Question: I am quite concerned about the health of our deer herds and would like to know how proper management of deer hunting will contribute to long-term protection of the herds. I know many people still believe hunting will decimate the herds, but I've been told that regulated hunting could also help control the population.
-- Bill B., Susanville
Answer: Managed hunting is designed to smooth out the highly dynamic population cycles of deer. They are a classic boom or bust species in that when habitat conditions are good, deer populations can rise very quickly, but when they are bad -- often because they've been overused by too many deer -- the population can crash. These crashes usually occur through starvation and/or disease. Managing the population through regulated sport hunting can minimize these crashes.
Another way that managed hunting contributes to herd protection is through the payment of fees for tags and licenses. The manager of the deer program, Craig Stowers, said funds from tags are used to develop habitat, movement data, information to monitor and research diseases and enforcement of the laws. Tag monies are also used for habitat projects to benefit deer herds in the state.
Deer are a resource owned by all citizens of California, but deer management is not supported by general taxes -- license and tag fees are basically user fees used to manage the resource. Hunters' dollars fund deer research and habitat work, and the harvest helps regulate population cycles.
Q: While hoop netting lobsters in the past, I have used a piece of old panty hose to keep the bait together. It's worked well, but recently I have been told this is illegal because a lobster can get entangled on the hose. This has never happened in the times I have hoop netted. Am I breaking the law by using this method?
-- Doug F.
A: Hoop nets are legal for taking lobster but traps are not. If hoop nets are modified in any manner that causes the lobster to become entangled or trapped, then the device ceases to be a hoop net and becomes a trap. The fabric used to make panty hose is known to be an effective trap for lobsters and is not recommended for use on any part of a hoop net.
Hoop nets may contain a bait container, but can in no way act to entangle or impede the movement of lobster while it tries to leave the net. If it does, the device is illegal -- no matter what material is used to construct the bait container.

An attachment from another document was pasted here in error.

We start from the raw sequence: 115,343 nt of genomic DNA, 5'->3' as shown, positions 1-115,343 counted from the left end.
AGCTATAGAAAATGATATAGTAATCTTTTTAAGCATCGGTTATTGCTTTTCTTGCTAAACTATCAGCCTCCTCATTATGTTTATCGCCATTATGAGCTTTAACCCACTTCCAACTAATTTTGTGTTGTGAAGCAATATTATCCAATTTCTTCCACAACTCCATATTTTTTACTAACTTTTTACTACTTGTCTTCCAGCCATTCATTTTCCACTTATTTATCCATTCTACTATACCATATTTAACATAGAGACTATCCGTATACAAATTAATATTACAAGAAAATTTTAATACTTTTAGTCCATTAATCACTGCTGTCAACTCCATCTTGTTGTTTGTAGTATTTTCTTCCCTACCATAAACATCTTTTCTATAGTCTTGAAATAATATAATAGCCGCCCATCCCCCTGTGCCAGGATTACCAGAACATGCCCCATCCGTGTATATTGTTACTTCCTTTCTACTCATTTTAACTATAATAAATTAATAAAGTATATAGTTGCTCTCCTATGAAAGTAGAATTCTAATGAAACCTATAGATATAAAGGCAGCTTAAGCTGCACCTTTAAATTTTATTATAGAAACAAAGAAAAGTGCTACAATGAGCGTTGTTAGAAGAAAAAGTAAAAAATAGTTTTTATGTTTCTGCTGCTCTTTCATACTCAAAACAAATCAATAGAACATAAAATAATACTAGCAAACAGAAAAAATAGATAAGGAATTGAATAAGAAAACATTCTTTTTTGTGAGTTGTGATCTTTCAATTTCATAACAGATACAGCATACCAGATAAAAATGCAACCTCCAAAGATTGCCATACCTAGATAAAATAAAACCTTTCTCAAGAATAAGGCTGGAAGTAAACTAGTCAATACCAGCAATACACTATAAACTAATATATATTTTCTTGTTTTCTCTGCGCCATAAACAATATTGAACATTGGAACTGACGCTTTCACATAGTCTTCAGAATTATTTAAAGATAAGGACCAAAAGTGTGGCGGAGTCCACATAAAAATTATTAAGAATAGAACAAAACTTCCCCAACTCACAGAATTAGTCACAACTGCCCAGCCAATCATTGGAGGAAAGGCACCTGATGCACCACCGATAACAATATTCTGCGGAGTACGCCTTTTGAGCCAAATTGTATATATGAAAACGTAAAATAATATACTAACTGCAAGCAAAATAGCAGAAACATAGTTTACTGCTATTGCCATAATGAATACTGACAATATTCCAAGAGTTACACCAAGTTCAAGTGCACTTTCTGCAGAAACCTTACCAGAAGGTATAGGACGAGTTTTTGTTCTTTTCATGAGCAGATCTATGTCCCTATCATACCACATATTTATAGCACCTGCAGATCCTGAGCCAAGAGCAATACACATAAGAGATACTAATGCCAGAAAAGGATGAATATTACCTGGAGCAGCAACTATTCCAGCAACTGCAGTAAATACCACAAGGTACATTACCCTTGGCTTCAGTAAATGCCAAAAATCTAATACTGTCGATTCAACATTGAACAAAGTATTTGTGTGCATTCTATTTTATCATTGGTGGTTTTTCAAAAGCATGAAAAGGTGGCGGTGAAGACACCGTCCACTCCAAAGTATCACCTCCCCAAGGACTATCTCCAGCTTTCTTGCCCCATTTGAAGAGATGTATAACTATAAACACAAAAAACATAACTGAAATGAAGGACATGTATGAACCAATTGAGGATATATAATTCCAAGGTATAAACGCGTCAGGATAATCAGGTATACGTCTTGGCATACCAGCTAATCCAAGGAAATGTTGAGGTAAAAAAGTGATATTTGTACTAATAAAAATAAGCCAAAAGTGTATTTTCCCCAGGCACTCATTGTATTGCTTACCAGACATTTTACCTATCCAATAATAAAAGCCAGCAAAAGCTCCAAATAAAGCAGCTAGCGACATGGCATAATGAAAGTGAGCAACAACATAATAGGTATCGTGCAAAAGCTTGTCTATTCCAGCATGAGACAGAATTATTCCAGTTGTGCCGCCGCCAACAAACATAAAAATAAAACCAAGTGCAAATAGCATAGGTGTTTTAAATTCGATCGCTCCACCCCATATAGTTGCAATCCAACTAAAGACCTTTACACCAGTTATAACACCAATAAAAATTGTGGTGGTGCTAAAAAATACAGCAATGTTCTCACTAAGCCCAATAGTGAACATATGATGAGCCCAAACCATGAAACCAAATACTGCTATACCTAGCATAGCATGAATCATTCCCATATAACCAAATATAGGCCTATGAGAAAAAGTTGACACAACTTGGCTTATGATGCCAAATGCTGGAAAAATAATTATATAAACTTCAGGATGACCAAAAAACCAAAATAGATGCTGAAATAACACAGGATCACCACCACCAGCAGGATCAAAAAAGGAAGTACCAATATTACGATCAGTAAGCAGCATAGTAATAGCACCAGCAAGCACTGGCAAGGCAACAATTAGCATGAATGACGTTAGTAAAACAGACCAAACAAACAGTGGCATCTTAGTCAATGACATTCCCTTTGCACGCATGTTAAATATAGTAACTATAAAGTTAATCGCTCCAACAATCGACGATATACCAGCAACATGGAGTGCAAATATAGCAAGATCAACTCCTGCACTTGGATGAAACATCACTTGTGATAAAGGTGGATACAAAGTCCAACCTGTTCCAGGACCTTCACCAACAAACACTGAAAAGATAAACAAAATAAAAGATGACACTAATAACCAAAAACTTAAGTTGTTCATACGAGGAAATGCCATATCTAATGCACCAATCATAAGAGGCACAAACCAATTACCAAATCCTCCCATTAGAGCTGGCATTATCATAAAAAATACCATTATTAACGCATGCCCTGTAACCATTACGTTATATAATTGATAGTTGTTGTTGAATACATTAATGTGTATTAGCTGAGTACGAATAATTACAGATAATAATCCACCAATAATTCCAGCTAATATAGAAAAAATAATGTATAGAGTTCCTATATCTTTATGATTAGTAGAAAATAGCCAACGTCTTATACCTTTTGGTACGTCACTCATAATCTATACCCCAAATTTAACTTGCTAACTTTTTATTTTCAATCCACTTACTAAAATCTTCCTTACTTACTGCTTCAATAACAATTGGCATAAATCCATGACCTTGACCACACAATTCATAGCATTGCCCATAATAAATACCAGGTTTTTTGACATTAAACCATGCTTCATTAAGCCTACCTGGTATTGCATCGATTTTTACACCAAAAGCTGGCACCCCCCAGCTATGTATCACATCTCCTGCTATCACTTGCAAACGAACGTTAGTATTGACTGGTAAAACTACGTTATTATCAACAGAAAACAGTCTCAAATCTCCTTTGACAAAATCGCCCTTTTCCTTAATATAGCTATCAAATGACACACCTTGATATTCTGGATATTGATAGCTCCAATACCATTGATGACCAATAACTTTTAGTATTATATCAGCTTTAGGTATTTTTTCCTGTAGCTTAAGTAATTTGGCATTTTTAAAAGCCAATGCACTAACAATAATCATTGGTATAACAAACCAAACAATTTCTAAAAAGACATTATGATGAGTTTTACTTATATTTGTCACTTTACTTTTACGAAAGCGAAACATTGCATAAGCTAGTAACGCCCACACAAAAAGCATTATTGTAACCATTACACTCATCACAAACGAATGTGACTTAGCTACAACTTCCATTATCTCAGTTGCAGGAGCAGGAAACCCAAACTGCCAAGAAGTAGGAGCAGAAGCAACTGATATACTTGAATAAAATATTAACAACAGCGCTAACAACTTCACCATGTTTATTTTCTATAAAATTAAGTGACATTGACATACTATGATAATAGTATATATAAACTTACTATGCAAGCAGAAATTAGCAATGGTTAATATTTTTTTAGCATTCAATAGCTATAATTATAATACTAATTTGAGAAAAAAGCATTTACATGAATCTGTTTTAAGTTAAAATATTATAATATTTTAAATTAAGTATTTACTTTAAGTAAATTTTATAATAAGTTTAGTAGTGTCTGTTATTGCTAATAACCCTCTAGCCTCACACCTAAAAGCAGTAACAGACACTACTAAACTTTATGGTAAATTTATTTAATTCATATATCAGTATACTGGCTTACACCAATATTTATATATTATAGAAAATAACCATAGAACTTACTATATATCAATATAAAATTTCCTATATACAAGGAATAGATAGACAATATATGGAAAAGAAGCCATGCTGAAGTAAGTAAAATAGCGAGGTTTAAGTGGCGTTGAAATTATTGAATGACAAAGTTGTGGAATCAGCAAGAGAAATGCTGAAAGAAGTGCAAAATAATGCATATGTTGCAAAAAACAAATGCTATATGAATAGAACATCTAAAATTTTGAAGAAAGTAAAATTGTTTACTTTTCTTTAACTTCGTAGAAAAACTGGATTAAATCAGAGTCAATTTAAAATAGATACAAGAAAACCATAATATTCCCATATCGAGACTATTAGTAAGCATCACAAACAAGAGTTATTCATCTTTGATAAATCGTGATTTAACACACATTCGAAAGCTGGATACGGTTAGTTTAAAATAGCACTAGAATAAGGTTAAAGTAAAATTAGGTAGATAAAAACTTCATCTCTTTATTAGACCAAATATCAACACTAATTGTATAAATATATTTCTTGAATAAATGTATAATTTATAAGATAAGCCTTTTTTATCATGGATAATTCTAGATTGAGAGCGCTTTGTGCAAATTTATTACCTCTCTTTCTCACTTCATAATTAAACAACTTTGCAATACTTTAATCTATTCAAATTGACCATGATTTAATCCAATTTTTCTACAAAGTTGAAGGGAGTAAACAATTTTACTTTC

Q: My friends and I were arguing over whether or not recreational shotgun shooters (skeet/trap) are bound in the same way as game hunters by the 3-round maximum shell restriction. I cannot find any Fish and Game regulations as to whether this holds true for nongame species (such as coyotes). Only game mammals and birds are listed specifically.
A: Regulations regarding magazine capacity only apply when "taking" game birds and/or mammals. The 3-round shell restriction does not apply when using a shotgun to take furbearing or nongame species, or when shooting targets, skeet/trap, sporting clays, etc.
Fish and Game Code section 2010 does limit shotguns to no more than six shells when taking "any bird or mammal" and there are Penal Code sections restricting large capacity firearms. Additional information regarding large capacity firearms is available from the Bureau of Firearms Web site at ag.ca.gov/firearms.
Q: I have a question about a new duck decoy I've found that is not mechanical or a spinning wing type but is one that operates with a string of flashing LED lights on the wings. Nothing on the decoy moves, but the flashing lights seem to attract ducks in the early morning. Are these legal before Dec. 1?
-- Mark L.
A: Unfortunately, these decoys cannot be used at any time during the waterfowl season because it is unlawful to use any artificial light to assist in the taking of game birds, game mammals or game fish -- except in ocean waters or other waters where night fishing is permitted.
Wilson is a marine biologist with the California Department of Fish and Game. Send questions to: CalOutdoors@dfg.ca.gov.